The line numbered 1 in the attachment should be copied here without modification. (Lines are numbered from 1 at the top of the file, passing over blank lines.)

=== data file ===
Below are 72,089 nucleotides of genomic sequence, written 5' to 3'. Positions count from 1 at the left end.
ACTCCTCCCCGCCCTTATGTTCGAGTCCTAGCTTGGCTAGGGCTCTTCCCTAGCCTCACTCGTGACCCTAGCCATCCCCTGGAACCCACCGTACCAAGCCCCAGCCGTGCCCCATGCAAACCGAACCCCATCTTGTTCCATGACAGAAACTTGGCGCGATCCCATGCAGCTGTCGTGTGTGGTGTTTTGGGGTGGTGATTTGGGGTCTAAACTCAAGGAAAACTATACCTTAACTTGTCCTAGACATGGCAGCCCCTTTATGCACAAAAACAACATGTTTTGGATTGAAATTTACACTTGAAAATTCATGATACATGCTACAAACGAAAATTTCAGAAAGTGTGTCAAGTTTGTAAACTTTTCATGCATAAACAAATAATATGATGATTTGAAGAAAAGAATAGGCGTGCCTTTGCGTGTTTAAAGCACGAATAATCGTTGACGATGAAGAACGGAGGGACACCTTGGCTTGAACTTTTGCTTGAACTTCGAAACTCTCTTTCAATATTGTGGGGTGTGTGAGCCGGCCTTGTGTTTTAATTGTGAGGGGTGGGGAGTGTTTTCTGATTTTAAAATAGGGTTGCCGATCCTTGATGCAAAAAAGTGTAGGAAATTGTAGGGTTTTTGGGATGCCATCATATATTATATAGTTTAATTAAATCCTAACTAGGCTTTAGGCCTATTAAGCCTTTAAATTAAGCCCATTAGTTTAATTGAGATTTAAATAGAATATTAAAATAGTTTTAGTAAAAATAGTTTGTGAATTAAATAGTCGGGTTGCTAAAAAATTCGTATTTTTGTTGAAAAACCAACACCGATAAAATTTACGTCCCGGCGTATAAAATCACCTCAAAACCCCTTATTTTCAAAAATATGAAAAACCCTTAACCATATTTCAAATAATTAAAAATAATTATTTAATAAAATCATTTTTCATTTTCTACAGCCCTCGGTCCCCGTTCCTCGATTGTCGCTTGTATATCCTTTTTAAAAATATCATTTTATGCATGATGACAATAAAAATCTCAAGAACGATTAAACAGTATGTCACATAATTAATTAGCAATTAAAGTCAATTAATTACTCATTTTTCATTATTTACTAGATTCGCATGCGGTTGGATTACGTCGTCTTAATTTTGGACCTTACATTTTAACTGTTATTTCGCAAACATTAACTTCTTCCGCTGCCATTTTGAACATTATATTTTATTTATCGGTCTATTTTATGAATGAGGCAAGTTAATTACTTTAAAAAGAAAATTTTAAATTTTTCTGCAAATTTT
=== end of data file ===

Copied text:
Below are 72,089 nucleotides of genomic sequence, written 5' to 3'. Positions count from 1 at the left end.